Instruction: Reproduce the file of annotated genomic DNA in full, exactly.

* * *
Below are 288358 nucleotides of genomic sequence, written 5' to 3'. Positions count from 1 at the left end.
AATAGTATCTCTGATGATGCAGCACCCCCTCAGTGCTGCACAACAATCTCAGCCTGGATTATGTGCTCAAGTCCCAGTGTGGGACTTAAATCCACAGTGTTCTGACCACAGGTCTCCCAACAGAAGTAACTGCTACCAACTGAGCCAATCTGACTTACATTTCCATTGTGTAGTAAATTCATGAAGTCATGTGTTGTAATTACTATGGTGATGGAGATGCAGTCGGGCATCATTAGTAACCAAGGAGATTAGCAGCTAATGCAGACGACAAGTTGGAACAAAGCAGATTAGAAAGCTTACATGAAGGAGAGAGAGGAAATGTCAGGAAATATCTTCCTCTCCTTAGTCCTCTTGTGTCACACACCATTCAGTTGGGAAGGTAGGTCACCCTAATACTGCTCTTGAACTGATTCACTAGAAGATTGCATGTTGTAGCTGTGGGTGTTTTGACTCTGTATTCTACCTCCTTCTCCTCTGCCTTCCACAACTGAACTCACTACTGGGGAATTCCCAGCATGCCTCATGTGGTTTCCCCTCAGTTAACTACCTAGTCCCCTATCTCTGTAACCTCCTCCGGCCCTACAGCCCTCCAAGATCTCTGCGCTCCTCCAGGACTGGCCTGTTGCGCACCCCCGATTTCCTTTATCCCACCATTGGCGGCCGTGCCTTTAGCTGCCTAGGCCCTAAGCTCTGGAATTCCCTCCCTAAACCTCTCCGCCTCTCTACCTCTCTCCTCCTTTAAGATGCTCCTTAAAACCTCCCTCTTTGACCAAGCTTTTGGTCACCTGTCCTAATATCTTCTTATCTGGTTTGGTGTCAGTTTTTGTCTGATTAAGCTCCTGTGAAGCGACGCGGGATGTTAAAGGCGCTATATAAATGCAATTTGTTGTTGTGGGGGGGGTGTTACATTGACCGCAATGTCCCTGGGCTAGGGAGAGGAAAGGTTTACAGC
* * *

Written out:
Below are 288358 nucleotides of genomic sequence, written 5' to 3'. Positions count from 1 at the left end.
AATAGTATCTCTGATGATGCAGCACCCCCTCAGTGCTGCACAACAATCTCAGCCTGGATTATGTGCTCAAGTCCCAGTGTGGGACTTAAATCCACAGTGTTCTGACCACAGGTCTCCCAACAGAAGTAACTGCTACCAACTGAGCCAATCTGACTTACATTTCCATTGTGTAGTAAATTCATGAAGTCATGTGTTGTAATTACTATGGTGATGGAGATGCAGTCGGGCATCATTAGTAACCAAGGAGATTAGCAGCTAATGCAGACGACAAGTTGGAACAAAGCAGATTAGAAAGCTTACATGAAGGAGAGAGAGGAAATGTCAGGAAATATCTTCCTCTCCTTAGTCCTCTTGTGTCACACACCATTCAGTTGGGAAGGTAGGTCACCCTAATACTGCTCTTGAACTGATTCACTAGAAGATTGCATGTTGTAGCTGTGGGTGTTTTGACTCTGTATTCTACCTCCTTCTCCTCTGCCTTCCACAACTGAACTCACTACTGGGGAATTCCCAGCATGCCTCATGTGGTTTCCCCTCAGTTAACTACCTAGTCCCCTATCTCTGTAACCTCCTCCGGCCCTACAGCCCTCCAAGATCTCTGCGCTCCTCCAGGACTGGCCTGTTGCGCACCCCCGATTTCCTTTATCCCACCATTGGCGGCCGTGCCTTTAGCTGCCTAGGCCCTAAGCTCTGGAATTCCCTCCCTAAACCTCTCCGCCTCTCTACCTCTCTCCTCCTTTAAGATGCTCCTTAAAACCTCCCTCTTTGACCAAGCTTTTGGTCACCTGTCCTAATATCTTCTTATCTGGTTTGGTGTCAGTTTTTGTCTGATTAAGCTCCTGTGAAGCGACGCGGGATGTTAAAGGCGCTATATAAATGCAATTTGTTGTTGTGGGGGGGGTGTTACATTGACCGCAATGTCCCTGGGCTAGGGAGAGGAAAGGTTTACAGC